Mid-Cretaceous marine microfossils preserved in fossil tree resin - INSU - Institut national des sciences de l'Univers Access content directly
Conference Papers Year :

Mid-Cretaceous marine microfossils preserved in fossil tree resin

Vincent Girard
  • Function : Author
  • PersonId : 759647
  • IdRef : 169323617
Vincent Perrichot


It has been postulated that, because of its terrestrial origin, amber could not have preserved marine organisms. However, investigation of Upper Albian/Lower Cenomanian amber from south-western France showed that this assumption is wrong. Several highly fossiliferous samples provided the first known amber-preserved marine microfossils. A plethora of marine diatoms has been discovered. More than fifteen different morphospecies have been found corresponding to twelve different genera. A lot of oxea of demosponges, a tetraxone and a microsclere of demonsponges have been found associated with this diatom flora. Two specimens of radiolarians, a foraminifer and a spine of a larval sea urchin complete the assemblage of marine microfossils found in the mid-Cretaceous amber of south-western France. Mixed coastal forests dominated by conifers of the Araucariaceae family, growing at the eastern rim of the young Atlantic Ocean, were the amber source. The peculiar resin pieces containing the marine inclusions solidified on the forest floor and not on the trees, as evidenced by numerous syninclusions of litter and soil dwelling arthropods and microorganisms. The occurrence of marine organisms in the resin suggests that the amber forest must have been temporarily influenced by the nearby sea. The coastal resinous Araucaria forests of New Caledonia can possibly be considered as a modern equivalent of the French Mid-Cretaceous amber forests. The nearby sea influences the resiniferous forest as the mid-Cretaceous amber forest of south-western France should have been influenced by the Atlantic Ocean. In these peculiar conditions, shells and remnants of marine organisms can easily be introduced by wind, spray or high tide from the beach or the sea into the abundant resin flows of these forests. Investigation of other ambers for marine inclusions might become relevant for dating of ambers.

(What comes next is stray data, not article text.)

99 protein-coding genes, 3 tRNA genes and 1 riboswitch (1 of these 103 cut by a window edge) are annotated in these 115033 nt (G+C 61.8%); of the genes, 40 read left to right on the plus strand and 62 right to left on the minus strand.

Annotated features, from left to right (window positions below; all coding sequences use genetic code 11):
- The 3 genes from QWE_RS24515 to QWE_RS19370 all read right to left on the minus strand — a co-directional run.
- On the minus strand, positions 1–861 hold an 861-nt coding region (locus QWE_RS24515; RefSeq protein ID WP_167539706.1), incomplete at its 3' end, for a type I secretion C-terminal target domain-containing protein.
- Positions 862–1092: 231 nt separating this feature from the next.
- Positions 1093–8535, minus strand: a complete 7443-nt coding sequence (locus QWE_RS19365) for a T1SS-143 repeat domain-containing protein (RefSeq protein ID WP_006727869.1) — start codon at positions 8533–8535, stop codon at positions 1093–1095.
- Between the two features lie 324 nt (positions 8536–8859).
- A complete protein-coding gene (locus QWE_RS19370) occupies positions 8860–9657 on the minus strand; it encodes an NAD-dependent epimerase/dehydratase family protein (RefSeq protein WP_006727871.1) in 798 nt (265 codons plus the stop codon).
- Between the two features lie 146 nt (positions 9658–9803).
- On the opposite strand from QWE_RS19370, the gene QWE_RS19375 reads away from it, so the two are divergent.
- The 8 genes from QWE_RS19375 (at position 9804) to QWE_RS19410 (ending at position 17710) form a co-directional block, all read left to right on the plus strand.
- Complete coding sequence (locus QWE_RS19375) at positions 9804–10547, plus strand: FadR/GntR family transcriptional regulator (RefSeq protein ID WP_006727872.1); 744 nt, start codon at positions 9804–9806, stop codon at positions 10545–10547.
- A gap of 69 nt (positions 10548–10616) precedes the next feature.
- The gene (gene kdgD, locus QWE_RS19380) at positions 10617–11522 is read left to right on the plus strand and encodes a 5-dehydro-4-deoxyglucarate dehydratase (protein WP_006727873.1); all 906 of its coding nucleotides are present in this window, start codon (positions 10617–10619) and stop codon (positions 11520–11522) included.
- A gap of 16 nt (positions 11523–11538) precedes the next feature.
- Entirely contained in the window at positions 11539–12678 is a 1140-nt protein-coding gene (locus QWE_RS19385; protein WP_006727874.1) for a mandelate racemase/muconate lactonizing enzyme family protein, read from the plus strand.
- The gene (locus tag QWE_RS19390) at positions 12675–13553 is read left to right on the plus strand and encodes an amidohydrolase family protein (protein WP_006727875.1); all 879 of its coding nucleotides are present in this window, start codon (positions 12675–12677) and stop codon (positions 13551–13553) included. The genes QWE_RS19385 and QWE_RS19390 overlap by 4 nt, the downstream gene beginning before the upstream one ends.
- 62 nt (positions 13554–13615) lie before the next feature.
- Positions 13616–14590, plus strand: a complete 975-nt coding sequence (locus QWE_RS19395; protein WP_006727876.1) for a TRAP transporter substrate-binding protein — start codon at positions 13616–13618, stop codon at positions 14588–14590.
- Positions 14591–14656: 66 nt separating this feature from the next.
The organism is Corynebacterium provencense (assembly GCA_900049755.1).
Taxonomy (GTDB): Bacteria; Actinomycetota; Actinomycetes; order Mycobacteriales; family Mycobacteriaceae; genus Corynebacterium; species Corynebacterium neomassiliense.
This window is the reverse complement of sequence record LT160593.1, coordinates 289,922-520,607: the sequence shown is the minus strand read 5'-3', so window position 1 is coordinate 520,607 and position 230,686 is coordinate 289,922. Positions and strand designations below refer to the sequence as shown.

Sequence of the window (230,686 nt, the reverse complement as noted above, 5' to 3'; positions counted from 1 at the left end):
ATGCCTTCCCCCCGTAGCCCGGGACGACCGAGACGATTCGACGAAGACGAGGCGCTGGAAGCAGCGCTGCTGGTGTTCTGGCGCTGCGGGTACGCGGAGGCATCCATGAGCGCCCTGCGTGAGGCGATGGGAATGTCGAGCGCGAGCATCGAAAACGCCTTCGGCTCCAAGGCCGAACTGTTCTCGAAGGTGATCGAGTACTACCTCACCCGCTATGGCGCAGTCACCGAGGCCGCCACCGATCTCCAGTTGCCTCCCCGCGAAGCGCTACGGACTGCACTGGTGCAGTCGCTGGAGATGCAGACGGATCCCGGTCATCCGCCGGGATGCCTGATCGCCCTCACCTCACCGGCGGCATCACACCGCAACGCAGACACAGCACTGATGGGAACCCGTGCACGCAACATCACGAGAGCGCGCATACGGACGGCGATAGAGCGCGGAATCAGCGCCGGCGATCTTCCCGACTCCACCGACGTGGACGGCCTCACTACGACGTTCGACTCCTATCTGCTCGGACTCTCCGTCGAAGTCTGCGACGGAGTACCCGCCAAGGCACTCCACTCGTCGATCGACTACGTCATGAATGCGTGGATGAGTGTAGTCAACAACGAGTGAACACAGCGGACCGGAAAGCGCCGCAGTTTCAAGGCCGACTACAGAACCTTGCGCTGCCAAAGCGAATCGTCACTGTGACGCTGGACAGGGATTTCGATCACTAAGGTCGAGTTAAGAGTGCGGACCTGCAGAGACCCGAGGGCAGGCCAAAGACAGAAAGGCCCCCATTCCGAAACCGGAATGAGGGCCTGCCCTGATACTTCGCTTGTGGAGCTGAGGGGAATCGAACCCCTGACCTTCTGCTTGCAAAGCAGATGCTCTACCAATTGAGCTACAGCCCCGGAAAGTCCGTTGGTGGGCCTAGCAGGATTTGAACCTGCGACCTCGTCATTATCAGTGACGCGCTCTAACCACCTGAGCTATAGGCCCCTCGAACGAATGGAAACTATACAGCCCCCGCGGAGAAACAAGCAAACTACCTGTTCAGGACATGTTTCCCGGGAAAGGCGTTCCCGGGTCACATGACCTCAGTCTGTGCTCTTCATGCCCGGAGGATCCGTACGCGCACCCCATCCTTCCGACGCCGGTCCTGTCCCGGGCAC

Not file

Dates and versions

insu-00373713 , version 1 (07-04-2009)


  • HAL Id : insu-00373713 , version 1


Vincent Girard, Steffi Struwe, Simona Saint-Martin, Jean-Paul Saint-Martin, Vincent Perrichot, et al.. Mid-Cretaceous marine microfossils preserved in fossil tree resin. 12th International Palynological Congress - 8th International Organisation of Palaeobotany Conference, Sep 2008, Bonn, Germany. ⟨insu-00373713⟩
182 View
0 Download


Gmail Facebook Twitter LinkedIn More